The United States on Tuesday said it has reopened its embassy in Somalia after 28-year closure.
The US closed its embassy in Mogadishu in January 1991 amid fighting between rebels and the government and had to airlift out its ambassador and staff.
The State Department said the “historic event” reflected the progress the east African nation had made.
The department’s spokeswoman, Heather Nauert, said in a statement: “This historic event reflects Somalia’s progress in recent years and is another step forward in formalising US diplomatic engagement in Mogadishu since recognising the Federal Government of Somalia in 2013.”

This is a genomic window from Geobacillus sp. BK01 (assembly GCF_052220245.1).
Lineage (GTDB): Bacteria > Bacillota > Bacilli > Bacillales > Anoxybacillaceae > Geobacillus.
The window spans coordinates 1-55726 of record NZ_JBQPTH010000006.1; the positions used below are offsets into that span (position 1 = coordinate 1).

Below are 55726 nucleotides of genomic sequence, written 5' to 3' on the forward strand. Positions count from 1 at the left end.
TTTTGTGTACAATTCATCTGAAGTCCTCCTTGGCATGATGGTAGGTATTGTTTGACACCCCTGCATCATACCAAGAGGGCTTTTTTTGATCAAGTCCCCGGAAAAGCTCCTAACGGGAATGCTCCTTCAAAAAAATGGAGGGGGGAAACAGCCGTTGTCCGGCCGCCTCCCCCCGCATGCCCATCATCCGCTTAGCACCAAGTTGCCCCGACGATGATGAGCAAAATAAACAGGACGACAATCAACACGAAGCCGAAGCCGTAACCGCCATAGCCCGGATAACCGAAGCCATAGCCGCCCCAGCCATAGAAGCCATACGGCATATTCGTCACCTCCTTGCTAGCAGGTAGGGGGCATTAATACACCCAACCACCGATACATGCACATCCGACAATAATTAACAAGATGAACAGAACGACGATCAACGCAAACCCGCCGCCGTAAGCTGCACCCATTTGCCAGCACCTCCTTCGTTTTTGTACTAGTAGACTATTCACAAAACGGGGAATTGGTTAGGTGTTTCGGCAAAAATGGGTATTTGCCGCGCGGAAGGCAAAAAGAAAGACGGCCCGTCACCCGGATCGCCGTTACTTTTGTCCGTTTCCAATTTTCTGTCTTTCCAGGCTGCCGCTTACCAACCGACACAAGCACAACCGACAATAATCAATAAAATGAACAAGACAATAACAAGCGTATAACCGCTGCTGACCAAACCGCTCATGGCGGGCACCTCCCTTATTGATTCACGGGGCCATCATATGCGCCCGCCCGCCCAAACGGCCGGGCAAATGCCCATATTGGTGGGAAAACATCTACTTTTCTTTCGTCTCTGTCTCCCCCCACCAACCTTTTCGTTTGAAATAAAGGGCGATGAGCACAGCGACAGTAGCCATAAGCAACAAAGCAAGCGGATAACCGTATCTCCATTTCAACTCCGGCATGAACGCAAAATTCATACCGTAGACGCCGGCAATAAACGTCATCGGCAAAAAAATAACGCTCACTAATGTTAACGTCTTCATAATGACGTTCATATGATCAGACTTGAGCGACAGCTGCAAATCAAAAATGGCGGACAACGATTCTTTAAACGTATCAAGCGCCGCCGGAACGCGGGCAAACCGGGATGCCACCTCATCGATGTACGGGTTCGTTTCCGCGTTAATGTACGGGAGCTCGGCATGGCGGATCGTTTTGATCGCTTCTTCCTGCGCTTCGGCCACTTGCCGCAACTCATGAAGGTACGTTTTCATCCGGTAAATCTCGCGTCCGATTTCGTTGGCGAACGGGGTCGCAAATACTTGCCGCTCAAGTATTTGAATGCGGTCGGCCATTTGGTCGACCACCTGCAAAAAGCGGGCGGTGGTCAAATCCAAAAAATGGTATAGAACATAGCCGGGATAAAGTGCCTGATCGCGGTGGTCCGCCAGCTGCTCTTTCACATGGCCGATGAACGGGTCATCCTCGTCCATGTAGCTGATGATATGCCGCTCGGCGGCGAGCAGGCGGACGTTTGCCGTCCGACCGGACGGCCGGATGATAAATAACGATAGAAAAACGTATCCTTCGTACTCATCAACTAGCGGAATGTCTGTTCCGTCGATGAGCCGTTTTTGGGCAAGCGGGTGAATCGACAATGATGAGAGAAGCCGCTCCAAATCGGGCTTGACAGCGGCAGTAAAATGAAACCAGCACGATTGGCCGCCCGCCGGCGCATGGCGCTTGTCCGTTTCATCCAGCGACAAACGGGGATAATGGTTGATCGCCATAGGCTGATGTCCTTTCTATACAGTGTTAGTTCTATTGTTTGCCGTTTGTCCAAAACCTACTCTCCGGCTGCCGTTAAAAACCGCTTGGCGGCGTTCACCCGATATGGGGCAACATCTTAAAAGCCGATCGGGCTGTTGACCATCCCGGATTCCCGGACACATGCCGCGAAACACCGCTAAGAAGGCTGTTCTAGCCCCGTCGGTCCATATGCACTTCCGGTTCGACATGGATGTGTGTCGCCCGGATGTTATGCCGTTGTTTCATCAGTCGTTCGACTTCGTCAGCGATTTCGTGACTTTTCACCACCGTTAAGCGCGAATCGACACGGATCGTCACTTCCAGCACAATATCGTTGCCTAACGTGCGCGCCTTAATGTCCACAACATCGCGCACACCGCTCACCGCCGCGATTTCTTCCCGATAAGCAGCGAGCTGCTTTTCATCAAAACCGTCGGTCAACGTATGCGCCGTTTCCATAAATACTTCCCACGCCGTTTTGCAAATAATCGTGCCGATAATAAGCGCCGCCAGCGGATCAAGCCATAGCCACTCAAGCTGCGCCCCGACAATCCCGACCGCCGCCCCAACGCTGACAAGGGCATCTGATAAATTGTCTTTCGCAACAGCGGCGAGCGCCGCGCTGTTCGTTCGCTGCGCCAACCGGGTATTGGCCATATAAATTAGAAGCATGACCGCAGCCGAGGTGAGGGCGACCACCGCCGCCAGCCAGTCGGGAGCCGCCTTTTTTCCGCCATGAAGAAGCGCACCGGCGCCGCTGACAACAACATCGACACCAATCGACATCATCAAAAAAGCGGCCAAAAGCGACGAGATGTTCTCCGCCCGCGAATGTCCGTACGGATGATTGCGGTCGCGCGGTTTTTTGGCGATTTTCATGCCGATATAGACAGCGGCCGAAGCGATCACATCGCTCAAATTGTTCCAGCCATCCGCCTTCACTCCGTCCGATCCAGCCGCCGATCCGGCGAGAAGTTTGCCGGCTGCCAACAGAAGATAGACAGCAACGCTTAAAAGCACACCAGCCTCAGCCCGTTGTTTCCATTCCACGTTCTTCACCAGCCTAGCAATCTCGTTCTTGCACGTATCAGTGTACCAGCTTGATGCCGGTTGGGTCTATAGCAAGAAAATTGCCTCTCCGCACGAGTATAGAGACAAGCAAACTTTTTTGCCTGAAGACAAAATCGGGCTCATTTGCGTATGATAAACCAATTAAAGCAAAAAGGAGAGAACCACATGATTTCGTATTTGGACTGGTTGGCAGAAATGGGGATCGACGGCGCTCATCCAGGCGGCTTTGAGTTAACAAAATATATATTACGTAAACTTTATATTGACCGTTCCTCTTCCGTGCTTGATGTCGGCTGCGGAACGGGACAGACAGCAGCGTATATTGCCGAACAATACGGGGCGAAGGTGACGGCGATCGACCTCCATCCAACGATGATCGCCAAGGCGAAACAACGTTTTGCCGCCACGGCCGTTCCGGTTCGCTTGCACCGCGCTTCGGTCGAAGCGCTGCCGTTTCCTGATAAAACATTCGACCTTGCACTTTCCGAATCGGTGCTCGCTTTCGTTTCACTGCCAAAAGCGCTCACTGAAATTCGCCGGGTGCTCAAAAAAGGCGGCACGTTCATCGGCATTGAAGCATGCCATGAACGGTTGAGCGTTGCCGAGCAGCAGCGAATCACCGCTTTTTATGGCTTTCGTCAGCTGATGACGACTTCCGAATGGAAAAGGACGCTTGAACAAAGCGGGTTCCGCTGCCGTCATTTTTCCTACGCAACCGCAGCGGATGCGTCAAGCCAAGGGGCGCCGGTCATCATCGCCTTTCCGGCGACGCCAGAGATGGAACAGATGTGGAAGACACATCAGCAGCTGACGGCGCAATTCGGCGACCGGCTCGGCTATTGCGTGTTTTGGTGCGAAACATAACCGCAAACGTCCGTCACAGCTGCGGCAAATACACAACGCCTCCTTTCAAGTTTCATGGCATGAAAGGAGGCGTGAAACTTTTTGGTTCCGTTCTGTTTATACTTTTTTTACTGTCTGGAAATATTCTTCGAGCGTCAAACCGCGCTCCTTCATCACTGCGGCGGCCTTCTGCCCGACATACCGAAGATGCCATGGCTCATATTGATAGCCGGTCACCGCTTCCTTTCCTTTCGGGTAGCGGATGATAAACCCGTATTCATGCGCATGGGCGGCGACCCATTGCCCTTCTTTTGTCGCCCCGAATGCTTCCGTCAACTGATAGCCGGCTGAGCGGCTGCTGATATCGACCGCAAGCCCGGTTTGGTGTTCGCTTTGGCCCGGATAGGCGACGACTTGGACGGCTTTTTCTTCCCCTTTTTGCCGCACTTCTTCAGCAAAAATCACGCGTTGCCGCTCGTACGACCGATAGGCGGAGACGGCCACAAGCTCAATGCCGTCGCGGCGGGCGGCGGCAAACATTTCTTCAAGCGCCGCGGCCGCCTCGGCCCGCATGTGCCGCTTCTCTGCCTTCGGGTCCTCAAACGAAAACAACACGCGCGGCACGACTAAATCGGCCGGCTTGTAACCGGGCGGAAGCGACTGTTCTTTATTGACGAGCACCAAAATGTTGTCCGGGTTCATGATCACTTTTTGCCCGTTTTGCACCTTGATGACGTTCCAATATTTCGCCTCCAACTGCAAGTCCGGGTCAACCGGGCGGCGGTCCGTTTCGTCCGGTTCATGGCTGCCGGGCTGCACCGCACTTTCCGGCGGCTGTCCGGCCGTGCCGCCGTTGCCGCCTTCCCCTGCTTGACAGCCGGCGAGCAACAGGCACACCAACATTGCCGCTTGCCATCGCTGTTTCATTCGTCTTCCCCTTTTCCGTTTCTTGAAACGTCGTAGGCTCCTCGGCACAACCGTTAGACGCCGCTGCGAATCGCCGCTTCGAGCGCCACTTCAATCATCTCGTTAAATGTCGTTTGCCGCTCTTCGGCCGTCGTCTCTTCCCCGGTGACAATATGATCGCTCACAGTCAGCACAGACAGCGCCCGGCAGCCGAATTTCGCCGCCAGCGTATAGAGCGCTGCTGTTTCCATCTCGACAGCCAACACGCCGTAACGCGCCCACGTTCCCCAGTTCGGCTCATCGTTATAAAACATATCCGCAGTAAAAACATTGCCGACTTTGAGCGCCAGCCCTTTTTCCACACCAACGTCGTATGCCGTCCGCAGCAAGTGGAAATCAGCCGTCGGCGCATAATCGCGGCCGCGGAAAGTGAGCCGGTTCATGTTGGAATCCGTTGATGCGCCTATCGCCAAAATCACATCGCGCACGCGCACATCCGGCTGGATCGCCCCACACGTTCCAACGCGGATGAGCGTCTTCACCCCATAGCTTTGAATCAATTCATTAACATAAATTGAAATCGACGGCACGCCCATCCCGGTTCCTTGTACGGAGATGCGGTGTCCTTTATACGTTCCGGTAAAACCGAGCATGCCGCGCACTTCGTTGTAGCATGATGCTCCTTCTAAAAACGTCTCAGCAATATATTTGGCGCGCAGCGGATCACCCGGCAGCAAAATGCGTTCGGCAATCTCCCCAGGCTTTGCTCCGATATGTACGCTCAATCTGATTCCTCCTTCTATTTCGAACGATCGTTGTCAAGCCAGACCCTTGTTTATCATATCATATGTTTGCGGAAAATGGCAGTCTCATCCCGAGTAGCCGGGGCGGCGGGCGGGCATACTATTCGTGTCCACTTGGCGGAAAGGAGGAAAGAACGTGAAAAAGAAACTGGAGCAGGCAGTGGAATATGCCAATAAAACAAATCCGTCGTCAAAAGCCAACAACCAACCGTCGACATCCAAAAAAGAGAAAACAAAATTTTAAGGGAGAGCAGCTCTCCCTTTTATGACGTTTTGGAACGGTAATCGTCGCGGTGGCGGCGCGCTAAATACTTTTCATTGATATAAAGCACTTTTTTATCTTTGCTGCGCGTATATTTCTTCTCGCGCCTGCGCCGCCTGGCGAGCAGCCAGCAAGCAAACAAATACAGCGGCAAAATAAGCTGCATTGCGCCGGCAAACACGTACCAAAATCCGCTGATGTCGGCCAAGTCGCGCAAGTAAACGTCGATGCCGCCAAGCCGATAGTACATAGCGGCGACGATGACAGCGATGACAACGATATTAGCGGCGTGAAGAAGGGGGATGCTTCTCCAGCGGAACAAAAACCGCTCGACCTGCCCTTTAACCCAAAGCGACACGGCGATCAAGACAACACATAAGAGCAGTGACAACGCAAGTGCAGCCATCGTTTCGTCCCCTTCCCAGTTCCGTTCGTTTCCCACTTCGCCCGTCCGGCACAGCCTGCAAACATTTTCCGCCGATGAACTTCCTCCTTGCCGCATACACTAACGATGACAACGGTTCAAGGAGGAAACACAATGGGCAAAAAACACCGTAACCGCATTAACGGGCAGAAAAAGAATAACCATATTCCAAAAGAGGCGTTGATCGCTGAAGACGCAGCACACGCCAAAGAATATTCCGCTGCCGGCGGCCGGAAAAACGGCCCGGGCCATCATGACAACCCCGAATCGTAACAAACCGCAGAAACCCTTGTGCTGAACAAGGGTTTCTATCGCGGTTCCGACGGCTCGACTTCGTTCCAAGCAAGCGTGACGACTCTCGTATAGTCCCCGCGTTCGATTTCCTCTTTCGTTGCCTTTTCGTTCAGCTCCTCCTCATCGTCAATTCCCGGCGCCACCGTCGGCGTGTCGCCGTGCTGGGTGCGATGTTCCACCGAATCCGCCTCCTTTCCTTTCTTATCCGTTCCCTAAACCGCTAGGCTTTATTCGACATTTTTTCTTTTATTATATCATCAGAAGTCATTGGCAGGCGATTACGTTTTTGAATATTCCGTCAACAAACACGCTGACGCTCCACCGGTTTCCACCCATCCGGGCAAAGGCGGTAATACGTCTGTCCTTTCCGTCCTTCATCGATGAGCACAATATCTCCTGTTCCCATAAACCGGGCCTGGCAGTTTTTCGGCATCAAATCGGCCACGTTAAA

She added: “Our return demonstrates the United States’ commitment to further advance stability, democracy and economic development that are in the interest of both nations.”
Ambassador Donald Yamamoto is heading the embassy in Mogadishu. Previously it had been based in Nairobi, Kenya.
Security has improved in Mogadishu recently, although al-Shabab rebels remain a threat in regions around the capital.
Al-Shabab was forced out of the capital in August 2011 following an offensive spearheaded by African Union troops.